// bit 7 of 'DRVR' dCtlFlags signals driver is handle
    // instead of pointer and needs to be locked in memory
const char kRamDiskName[] = "\p.EDisk";// Apple's RAM disk driver name


// pass in an FSSpecPtr to hold a reference to a RAM disk,
// returns TRUE if there is currently a RAM disk, FALSE if not
//
Boolean HasRamDisk( FSSpecPtr ramDiskSpec )
{
 BooleanhasRamDisk = FALSE, isHandle = FALSE;
 short  whichVol = 1;// start with first disk volume
 HVolumeParam    volPB;
 OSErr  theErr = noErr, anErr = noErr;
 DCtlHandle dctlHndl = NULL;
 DRVRresourcePtr drvrPtr = NULL;
 DRVRresourceHndldrvrHndl = NULL;
 Ptr    aPtr = NULL;
 Str31  volName;

 do// test each mounted disk volume
 {
 volPB.ioNamePtr = volName;
 volPB.ioVRefNum = 0;// 0 means use ioVolIndex
 volPB.ioVolIndex = whichVol; // use this to determine volume
 
 if ( (theErr=PBHGetVInfoSync( (HParmBlkPtr)&volPB )) == noErr)
 {
 // get this volume's device control entry from the unit table.
    // do not lock the dctlHndl, I spent a couple of days figuring
    // out that locking this handle causes a crash in the CompServer
    // because it is locked at interrupt time...
    //
 if ( (dctlHndl = GetDCtlEntry(volPB.ioVDRefNum)) != NULL )
 {
 // is the device's driver in a handle or a pointer?
    //
 if ((isHandle=(*dctlHndl)->dCtlFlags&kDrvrHandleBit)!= 0)
 {
 drvrHndl = (DRVRresourceHndl) (*dctlHndl)->dCtlDriver;
 drvrPtr = *drvrHndl;
 }
 else
 drvrPtr = (DRVRresourcePtr) (*dctlHndl)->dCtlDriver;

 // get this device's driver, check if it is a RAM disk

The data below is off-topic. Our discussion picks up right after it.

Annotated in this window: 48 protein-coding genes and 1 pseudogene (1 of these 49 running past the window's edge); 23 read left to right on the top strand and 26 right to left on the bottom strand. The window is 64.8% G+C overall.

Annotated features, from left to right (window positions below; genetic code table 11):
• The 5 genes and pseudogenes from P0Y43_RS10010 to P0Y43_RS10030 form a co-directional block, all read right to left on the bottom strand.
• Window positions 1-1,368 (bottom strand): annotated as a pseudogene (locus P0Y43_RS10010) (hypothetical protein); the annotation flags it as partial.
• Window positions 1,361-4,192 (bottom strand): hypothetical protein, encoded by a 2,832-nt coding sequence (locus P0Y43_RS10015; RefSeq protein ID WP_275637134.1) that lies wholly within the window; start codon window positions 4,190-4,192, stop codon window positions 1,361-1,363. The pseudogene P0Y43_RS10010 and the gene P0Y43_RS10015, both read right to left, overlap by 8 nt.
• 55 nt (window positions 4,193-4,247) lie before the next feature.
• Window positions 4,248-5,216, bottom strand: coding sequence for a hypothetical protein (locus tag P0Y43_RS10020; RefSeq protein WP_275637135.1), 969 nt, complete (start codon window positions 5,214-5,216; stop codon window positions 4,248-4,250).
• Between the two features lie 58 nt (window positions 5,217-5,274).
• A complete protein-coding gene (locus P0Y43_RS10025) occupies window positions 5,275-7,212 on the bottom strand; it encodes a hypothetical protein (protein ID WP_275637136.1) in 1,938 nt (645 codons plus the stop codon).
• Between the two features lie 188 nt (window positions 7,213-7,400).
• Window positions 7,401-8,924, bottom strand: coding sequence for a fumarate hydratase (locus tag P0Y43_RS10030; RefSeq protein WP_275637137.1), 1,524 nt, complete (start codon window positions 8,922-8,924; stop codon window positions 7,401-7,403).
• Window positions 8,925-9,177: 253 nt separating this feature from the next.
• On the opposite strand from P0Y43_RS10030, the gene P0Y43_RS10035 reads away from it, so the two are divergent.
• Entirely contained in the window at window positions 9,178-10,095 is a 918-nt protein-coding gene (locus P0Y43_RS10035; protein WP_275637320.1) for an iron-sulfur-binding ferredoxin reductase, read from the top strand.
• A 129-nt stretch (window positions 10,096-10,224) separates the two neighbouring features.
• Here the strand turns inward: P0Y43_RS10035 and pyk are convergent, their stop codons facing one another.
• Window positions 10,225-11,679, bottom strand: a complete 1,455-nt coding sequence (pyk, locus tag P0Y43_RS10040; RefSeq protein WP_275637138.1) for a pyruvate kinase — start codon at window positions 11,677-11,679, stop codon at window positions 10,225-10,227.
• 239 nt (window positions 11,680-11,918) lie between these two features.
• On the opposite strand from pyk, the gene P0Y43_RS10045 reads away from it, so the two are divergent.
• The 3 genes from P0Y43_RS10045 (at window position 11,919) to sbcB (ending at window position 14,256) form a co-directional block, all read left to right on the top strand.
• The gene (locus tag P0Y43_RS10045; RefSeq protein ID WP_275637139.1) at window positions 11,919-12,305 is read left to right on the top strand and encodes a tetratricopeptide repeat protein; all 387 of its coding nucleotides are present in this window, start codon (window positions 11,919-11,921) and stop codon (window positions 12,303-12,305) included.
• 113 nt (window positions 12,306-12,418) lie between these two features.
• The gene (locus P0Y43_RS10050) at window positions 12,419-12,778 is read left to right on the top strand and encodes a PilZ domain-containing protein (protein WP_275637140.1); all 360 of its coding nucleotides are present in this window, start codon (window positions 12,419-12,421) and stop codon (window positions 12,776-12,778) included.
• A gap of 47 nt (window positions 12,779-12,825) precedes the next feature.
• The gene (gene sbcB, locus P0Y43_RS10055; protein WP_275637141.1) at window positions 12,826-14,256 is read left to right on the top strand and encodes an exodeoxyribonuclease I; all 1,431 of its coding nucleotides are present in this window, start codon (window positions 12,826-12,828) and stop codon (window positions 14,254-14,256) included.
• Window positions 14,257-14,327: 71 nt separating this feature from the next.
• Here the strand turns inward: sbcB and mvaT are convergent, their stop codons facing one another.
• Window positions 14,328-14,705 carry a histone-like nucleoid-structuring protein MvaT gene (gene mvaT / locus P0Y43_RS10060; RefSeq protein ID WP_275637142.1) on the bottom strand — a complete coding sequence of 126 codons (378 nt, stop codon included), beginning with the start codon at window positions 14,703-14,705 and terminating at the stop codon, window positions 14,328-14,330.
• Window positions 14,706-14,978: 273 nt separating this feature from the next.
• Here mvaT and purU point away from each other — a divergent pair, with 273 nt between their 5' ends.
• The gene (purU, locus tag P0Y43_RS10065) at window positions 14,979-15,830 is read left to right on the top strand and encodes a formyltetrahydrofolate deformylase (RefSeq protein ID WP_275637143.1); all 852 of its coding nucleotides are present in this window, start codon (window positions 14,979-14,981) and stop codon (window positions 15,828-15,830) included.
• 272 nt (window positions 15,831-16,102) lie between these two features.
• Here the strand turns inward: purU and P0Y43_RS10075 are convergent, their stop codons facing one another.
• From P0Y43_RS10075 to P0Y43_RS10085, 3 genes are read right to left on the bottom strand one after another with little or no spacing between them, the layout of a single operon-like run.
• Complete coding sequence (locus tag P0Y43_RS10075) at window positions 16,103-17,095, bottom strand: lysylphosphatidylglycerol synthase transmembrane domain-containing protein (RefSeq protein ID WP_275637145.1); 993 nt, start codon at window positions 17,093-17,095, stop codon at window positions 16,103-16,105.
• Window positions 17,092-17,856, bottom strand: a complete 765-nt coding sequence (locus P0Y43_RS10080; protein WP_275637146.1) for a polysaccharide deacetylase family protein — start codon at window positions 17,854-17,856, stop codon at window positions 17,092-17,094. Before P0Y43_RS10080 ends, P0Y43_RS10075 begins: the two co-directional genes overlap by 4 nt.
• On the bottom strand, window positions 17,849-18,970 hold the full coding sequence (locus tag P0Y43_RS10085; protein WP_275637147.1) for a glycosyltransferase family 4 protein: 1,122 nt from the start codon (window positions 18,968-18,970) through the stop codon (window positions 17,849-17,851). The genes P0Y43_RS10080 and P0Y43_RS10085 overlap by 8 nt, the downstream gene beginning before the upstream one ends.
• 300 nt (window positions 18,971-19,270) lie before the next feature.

//
 if ( !memcmp( drvrPtr->driverName, kRamDiskName,  
              *kRamDiskName+1 ) )
 {
 // this driver is the RAM disk driver, create an FSSpec to its root dir
    //
 anErr = FSMakeFSSpec( volPB.ioVRefNum, fsRtDirID, 
                                 volName, ramDiskSpec );
 if ( anErr == noErr )
 hasRamDisk = TRUE;
 break;
 }
 }
 }
 whichVol++; // go to next volume
 } 
 while ( theErr != nsvErr );

 return hasRamDisk;
 
} // end HasRamDisk


// define TEST_RAM_DISK for a standalone test
//
#define TEST_RAM_DISK

#if defined( TEST_RAM_DISK )

 // local function prototypes
    //
 static void InitTheMac( void );
 
 static void InitTheMac( void )
 {
 InitGraf( &qd.thePort );
 InitFonts();
 InitWindows();
 InitMenus();
 TEInit();
 InitDialogs( 0L );
 InitCursor();
 MaxApplZone();
 
 } // end InitTheMac

 void main( void )
 {
 FSSpec ramDiskSpec; 
 BooleanhasRamDisk;
 
 InitTheMac();
 hasRamDisk = HasRamDisk( &ramDiskSpec );
 
 } // end main

#endif // TEST_RAM_DISK

Anti-Tip of the Month

Since Greg Poole won the Tip-of-the-Month I thought we could have a little fun and also give him the Anti-Tip-of-the-Month as well for a different submission. (Don’t worry, Greg, you’re getting paid for this too.)

Greg writes:

Here’s a quick and clean way to swap data in place without having to resort to using a temporary memory location:

   short *aPtr, *bPtr;

        *aPtr ^= *bPtr;
        *bPtr ^= *aPtr;
        *aPtr ^= *bPtr;

While this is mathematically cool, lets take a look at the assembly code that it generates and see what’s really happening. First, for comparison, a couple of more pedestrian implementations:

void swap2(short *aPtr, short *bPtr)
{
    short a = *aPtr;    // a version with two temporaries
    short b = *bPtr;

    *aPtr = b;
    *bPtr = a;
}

void swap1(short *aPtr, short *bPtr)
{
    short a = *aPtr;    // a version with one temporary

    *aPtr = *bPtr;
    *bPtr = a;
}

void swap0(short *aPtr, short *bPtr)
{
    *aPtr ^= *bPtr;     // Greg’s tip
    *bPtr ^= *aPtr;
    *aPtr ^= *bPtr;